Current Italian government and politicians are leading the war to free-speech. Recently Franco Frattini – EU Commissioner – publicly advocated the need of a filter on words used online, with the usual “terrorism excuse”. Here is the commentary published on the EDRI online magazine written by Giancarlo Livraghi on behalf of ALCEI. Continue reading ““Frattinising” isn’t the only threat”
Here we are. Words are spreading that EU will push to enforce “censorship on words”. On 10 Sept., 2007 Reuters quoted a statement made by EU Commissioner Franco Frattini (Italian, sadly) who claimed:
«I do intend to carry out a clear exploring exercise with the private sector … on how it may be possible to use technology to prevent people from using or searching dangerous words like bomb, kill, genocide or terrorism».
I can think of no better comment on that, but the one made by ALCEI:
Mr. Frattini’s suggestion is unacceptable, extremely dangerous and a serious threat against free speech. The “internet-teaches-how-to-make bombs” nonsense has been around since the net’s early years. Along with “copyright infringements” and misrepresented child protection urges – as ALCEI denounced over ten years ago. The “internet-bomb” issue has always been one of the excuses to invoke censorship and repression.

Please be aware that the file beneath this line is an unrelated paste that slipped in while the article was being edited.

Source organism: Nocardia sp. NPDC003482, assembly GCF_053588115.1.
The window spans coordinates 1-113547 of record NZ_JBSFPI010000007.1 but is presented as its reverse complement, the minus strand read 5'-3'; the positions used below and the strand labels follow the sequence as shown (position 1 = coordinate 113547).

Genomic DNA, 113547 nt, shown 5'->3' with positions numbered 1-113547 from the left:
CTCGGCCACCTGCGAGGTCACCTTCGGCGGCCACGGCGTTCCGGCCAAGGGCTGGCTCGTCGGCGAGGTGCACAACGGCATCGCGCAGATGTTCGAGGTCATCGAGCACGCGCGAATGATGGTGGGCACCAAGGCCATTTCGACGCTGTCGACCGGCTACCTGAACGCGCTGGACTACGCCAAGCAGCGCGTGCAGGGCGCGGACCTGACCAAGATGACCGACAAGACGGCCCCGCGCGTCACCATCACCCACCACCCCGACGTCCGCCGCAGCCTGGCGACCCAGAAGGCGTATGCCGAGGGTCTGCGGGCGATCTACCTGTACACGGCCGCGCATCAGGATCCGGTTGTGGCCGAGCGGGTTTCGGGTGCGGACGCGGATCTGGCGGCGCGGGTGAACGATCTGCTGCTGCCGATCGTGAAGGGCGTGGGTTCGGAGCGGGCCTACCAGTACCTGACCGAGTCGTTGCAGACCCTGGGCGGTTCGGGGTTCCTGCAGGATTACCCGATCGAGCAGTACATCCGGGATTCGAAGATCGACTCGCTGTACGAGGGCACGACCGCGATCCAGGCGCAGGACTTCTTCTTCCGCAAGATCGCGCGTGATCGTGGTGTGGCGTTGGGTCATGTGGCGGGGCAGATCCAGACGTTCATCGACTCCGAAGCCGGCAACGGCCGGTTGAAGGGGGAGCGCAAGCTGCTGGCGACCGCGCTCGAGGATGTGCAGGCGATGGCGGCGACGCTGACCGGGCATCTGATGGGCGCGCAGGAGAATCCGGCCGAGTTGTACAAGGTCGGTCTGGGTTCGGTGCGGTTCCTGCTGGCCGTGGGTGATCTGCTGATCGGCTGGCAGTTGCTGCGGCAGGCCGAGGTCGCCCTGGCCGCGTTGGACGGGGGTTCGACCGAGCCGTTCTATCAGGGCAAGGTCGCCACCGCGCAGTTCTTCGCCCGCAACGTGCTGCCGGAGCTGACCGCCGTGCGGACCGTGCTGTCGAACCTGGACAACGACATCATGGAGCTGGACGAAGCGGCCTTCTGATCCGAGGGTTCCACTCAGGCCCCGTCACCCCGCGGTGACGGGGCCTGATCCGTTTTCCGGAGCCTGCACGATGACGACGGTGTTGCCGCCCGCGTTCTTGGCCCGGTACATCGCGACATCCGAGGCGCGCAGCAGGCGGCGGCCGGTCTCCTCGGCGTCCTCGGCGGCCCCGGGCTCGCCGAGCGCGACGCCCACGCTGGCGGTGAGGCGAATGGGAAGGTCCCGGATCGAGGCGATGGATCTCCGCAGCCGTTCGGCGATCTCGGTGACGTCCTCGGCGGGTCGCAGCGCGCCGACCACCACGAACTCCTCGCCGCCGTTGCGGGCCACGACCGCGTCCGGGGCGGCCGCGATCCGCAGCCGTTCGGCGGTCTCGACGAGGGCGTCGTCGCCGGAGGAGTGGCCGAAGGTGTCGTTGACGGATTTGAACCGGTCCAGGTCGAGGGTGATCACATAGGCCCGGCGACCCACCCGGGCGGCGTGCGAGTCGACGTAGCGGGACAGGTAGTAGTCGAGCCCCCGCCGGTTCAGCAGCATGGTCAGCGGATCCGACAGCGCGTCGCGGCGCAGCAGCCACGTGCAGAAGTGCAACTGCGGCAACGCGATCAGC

It is obvious – and largely proven by facts – that “filtering” or “prohibiting” words or concepts is totally useless against criminals, while it turns into a weapon to kill freedom of information and expression. Preventing all citizens from discussing controversial topics doesn’t reduce violence, murder or terrorism.
Peter Fleischer’s answer (Google’s Global Privacy Counsel) – as quoted by the Italian newspaper Repubblica.it – is not less concerning:
“There are a lot of reason why sombody might want to search on the Internet a word like “genocide”, for teaching purposes, say. According to Fleischer, the problem is to prevent some information to be released on line – such the bomb-making-how-to”. “But if a page is no the web” – he said – “Google must be allowed to search for it” (Translation from Italian by Andrea Monti. Please check the link above for the original text.)
It seems that Google might cope with censorship, as soon as the net is not affected.
Am I wrong?
In its final judgment n. 33768 released on Sept. 3, 2007, the Corte di cassazione (Italian Supreme Court) Sezion III penale, seems to have overruled the previous decision by Bolzano’s Lower Court asserting the right of a consumer to hack a Sony Playstation. If confirmed – the decision text is still not available – this might negatively affect the conclusion I’ve drafted in my previous post about the Iphone unlock legal issue.